I ordered a replacement coolant temperature sensor in an attempt to fix my annoyance of the Caravan's hot-restart minor stumble. It bugged me because it has done it since new and my Father in-laws which is a 2017 that I have driven enough didn't so while it was nothing to panic about it did bug me. (OCD)
Anyway... I had gapped the plugs, scoped it, read for codes, looked at each cylinder on my dad's scope, and looked at the oxygen sensors and couldn't seem to figure it out.
Finally I decided for the whole $10 USD that a new temperature sensor was worth a shot and it looked easy to change so I thought I would take the chance and try that and if not that I would look into the Map Sensor.
Before I put it in I measured the ohms at room temperature and at 32F (0c) on the new sensor and made a note of it. Then I replaced the sensor and let the other one cool to room temperature over the course of a day and measured its ohms and again at 32F (0C) using cold ice-water (Similar to how you calibrate a kitchen probe thermometer). There was a difference of 61 ohms between the two temperatures so clearly something is a miss in the old one seeing as the new one fixed the problem.
It was also a problem with the coolant reading 200F or more with the old one in place so the ohms could be drastically different between the two sensors at this temperature than just the 61 I could see at the cooler temperatures.
I waited a few days to be sure the problem wouldn't return because of the adaptives re-calibrating things and it hasn't. I went through a complete tank of gas in this time as well.
I'm posting here because I forget who else said they had a minor stumble as well in their 2018 PentaStar equipped vehicle. (My apologies I didn't make a note), and also for anyone else that might encounter the problem.
It now idles in gear and out of gear as smooth as glass and you can barely tell the vehicle is running at the lights it's so smooth and quiet. If it weren't for the injectors pulsing it would be hard to hear the engine at all with the hood closed.Changes I noticed
-Secondary ignition wave form looks slightly different from previous.
-Injector Pulse width has changed slightly under fully warmed up conditions compared to previous.
-The timing has changed ~2 degrees under various conditions verified with my dad's equipment and my scan-gauge.
-The temperature gauge doesn't bounce around as much when coasting down the highway as it did before.
-Long Term and Short Term Fuel trim numbers under various conditions as reported by my ScanGauge have changed from their previous numbers.
-During moderate acceleration it feels as though the engine pulls away better almost like it want's to go faster on its own ever so slightly. (Sorry best way I can describe it)
The sensor that came out was an Standard brand sensor and the one that went it was the same Standard brand. Only difference is that the one that went in didn't have the Mopar number stamped on the collar of the electrical connector.How to change the sensor the easy way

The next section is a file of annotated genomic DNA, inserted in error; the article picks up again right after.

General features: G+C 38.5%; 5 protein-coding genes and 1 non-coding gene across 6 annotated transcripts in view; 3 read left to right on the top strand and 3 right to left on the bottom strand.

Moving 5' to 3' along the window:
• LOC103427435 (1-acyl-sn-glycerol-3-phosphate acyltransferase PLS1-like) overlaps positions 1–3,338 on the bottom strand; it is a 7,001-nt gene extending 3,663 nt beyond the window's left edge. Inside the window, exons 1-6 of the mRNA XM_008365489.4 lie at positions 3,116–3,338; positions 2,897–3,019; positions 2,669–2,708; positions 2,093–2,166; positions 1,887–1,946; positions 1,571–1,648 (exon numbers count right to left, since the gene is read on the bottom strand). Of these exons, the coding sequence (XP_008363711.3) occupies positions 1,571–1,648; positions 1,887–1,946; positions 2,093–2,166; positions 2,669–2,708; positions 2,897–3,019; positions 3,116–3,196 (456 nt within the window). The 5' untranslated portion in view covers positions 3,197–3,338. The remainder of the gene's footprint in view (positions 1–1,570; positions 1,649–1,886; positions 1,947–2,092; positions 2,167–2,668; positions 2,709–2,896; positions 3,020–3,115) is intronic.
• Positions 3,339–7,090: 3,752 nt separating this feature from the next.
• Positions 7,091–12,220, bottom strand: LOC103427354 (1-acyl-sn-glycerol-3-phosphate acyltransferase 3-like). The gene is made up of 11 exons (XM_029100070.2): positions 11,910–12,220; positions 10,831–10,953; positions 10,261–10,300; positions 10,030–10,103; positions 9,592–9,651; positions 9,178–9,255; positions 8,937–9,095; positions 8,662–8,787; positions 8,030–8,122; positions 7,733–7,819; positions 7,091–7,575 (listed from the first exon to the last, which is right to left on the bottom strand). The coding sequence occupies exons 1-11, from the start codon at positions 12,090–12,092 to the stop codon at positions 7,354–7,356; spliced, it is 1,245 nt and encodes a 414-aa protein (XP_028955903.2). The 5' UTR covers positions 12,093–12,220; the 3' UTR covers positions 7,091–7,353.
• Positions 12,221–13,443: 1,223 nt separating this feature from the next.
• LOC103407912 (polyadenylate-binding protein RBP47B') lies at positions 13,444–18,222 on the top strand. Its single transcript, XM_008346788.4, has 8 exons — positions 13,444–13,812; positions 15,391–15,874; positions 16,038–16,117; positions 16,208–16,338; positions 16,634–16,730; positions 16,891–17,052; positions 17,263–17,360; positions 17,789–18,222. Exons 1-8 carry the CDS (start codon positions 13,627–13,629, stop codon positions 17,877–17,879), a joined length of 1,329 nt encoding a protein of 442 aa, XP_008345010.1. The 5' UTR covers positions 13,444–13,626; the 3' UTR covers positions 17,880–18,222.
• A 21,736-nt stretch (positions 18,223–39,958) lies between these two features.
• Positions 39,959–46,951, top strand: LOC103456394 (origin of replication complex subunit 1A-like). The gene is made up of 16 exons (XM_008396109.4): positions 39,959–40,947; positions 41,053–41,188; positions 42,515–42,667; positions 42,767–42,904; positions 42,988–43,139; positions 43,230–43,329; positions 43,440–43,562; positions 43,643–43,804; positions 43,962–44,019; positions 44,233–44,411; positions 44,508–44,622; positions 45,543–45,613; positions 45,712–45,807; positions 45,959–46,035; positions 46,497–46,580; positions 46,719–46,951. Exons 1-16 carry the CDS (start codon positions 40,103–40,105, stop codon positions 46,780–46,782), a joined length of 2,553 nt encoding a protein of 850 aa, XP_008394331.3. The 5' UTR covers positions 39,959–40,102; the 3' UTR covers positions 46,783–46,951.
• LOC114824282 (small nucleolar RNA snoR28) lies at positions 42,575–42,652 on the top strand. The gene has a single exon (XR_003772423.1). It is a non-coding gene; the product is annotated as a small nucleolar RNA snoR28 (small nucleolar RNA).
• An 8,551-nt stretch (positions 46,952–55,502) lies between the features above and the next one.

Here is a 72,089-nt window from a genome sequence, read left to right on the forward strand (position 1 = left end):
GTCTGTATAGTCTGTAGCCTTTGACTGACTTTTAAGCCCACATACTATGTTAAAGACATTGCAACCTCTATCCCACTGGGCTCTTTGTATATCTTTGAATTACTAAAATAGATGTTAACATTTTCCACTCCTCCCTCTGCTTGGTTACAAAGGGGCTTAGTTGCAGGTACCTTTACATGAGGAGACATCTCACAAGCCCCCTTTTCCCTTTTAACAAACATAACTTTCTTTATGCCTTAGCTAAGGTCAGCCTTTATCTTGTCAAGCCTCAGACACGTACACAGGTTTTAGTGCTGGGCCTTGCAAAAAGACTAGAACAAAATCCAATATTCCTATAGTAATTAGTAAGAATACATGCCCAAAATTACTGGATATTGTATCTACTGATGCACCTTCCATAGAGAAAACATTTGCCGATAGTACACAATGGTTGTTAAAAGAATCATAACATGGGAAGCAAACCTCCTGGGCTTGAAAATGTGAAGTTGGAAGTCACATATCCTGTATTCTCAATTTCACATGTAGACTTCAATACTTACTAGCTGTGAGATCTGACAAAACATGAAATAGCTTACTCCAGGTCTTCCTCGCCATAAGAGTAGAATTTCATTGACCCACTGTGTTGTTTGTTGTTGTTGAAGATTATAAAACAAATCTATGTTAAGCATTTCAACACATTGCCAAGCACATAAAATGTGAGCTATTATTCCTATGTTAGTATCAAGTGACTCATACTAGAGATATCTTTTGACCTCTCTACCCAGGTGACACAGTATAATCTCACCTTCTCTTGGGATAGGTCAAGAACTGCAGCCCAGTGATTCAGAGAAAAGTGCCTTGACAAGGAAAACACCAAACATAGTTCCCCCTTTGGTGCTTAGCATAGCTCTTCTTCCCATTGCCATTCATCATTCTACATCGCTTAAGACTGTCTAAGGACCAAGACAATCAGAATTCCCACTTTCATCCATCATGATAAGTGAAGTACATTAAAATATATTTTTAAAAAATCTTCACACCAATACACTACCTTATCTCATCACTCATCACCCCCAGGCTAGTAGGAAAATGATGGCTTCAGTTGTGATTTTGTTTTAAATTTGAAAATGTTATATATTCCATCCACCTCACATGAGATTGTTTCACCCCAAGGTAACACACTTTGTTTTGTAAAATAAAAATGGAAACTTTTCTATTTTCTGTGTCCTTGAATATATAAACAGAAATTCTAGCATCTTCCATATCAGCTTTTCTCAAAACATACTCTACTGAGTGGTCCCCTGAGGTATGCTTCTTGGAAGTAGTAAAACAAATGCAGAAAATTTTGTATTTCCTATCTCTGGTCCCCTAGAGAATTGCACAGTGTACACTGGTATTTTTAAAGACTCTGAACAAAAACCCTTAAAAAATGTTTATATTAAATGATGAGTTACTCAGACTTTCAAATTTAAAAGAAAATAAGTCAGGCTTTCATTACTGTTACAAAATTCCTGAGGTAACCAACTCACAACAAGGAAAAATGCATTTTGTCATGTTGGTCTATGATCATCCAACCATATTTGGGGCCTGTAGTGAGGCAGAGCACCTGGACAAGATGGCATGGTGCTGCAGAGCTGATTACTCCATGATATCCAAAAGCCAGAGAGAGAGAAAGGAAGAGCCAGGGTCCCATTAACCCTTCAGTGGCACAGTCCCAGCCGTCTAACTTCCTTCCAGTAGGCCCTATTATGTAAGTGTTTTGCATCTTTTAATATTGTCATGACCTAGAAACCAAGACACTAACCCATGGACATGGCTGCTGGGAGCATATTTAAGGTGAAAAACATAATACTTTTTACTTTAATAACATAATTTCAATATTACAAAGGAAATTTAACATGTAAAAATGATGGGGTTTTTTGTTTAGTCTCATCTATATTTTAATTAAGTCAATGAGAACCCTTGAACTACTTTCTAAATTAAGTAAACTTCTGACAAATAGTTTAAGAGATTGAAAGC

I changed the sensor quite easily while the coolant was warm. (It's located in the front head (Bank 2) in the Caravan on the right side, facing the radiator fan brass in colour with a 2 wire connector).
I took the upper radiator hose off the radiator and tied it to the crankcase fresh air breather line to keep it out of the way. (You don't need to remove the plastic clip holding it to the plennum)
I then took off the overflow bottle which just sits in slots on the radiator by sliding it upward. (Have to take off the hose going to the fill-neck of the radiator first though)
I Then slid the red safety lock on the sensors electrical connector backward using a small flat screw driver the length of my thumb, before squeezing and pulling off the connector.
Unscrewed the sensor using a 3/4" wrench and quickly put the other one in before too much coolant leaked out.
Tightened until just snug and then 1/2 turn to crush the sealing washer the sensor comes with.
I Put the connector back on and put the radiator hose / overflow bottle back in place. Topped up the coolant in the radiator and then somewhat burped the system running it without the cap on the radiator for a few minutes and then took it for a drive to continue the burping process.
Not that a coolant temperature sensor isn't important or doesn't play a big role in a vehicles engine management setup, but I think it's very important in the case of this engine because they run them as lean as possible for a PFI setup and even minor difference in readings between sensors that otherwise seem to function fine can make a big difference as noted above.
Anyway, happy it's fixed and happy to share with others that might be scouring the web for their 3.6L PentaStar Chrysler/Dodge engines in various models of vehicle.